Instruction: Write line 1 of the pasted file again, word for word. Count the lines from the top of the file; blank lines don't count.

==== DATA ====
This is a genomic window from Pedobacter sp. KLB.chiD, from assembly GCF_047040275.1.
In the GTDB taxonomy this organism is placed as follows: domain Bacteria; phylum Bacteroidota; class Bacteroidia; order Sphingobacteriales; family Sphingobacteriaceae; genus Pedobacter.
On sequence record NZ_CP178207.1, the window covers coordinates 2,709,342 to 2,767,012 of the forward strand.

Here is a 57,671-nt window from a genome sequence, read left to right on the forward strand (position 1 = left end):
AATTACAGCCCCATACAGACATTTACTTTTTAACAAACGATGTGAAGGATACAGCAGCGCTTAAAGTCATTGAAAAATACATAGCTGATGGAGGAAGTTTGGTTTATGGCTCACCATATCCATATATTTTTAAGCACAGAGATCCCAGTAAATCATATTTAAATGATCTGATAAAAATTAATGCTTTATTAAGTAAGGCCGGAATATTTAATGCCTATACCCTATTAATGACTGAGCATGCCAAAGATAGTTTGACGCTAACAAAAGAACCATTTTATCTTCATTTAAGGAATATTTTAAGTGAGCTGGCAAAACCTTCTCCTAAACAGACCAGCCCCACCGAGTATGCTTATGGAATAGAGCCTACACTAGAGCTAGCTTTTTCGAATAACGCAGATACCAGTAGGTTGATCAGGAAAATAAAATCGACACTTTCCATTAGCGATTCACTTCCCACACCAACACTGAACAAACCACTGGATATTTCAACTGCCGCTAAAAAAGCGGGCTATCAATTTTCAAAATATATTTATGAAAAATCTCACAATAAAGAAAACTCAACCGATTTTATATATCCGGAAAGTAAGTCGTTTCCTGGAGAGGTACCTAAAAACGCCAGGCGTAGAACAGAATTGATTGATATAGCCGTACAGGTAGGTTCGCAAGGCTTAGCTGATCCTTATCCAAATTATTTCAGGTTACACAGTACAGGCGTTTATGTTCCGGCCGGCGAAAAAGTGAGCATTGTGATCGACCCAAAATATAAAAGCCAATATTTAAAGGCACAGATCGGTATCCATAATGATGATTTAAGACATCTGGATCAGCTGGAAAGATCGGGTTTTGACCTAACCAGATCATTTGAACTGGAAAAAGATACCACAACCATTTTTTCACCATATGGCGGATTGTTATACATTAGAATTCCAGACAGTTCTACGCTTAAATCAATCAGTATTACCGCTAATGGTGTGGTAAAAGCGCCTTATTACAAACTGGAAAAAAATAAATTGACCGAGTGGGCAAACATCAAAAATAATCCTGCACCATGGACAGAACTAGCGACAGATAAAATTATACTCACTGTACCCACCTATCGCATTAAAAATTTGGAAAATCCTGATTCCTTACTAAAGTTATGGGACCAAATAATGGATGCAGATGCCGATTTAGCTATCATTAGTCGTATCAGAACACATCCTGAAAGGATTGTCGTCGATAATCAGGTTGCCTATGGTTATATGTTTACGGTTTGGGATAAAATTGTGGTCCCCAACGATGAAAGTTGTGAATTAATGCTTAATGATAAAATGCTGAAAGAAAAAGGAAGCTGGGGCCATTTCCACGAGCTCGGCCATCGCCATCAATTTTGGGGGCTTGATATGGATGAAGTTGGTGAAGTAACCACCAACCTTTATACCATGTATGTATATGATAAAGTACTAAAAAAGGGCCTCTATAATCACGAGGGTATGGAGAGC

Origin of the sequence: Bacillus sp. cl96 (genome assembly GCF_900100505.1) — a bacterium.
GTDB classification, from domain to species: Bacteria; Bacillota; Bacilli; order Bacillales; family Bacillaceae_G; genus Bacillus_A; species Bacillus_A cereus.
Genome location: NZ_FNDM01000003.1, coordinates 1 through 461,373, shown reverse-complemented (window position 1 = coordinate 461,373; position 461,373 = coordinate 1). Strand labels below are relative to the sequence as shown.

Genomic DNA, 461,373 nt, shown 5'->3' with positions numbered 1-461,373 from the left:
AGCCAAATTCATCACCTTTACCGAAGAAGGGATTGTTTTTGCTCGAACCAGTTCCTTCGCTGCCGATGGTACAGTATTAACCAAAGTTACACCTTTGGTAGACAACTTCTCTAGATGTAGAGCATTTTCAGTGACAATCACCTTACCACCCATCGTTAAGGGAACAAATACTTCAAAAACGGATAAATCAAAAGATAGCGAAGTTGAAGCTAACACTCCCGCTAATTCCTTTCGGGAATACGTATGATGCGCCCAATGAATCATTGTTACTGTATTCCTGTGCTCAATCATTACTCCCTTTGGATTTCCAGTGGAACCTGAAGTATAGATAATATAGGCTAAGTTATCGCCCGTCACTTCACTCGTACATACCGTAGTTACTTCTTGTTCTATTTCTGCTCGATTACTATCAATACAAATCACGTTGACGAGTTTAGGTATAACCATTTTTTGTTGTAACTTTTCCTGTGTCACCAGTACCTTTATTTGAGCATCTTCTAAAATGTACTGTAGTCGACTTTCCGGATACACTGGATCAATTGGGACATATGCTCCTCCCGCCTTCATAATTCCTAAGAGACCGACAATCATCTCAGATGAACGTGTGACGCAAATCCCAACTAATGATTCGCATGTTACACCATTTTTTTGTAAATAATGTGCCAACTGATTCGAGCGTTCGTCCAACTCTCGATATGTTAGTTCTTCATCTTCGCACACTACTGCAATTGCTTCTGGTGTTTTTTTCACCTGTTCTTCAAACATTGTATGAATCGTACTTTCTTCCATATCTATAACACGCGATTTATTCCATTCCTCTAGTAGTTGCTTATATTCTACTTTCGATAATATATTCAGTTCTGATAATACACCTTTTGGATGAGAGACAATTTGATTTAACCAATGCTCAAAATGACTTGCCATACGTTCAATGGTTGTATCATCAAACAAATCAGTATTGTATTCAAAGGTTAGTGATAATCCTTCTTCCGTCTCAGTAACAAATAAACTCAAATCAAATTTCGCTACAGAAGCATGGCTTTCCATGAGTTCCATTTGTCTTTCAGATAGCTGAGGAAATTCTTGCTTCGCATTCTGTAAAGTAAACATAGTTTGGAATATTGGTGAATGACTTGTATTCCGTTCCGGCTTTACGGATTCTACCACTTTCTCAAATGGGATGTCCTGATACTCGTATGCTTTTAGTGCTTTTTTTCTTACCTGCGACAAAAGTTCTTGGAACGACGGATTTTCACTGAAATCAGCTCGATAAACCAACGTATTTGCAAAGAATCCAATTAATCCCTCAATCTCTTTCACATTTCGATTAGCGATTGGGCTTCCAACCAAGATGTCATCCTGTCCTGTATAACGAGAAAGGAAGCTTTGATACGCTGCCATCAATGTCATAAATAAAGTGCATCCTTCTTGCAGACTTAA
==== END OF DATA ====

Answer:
This is a genomic window from Pedobacter sp. KLB.chiD, from assembly GCF_047040275.1.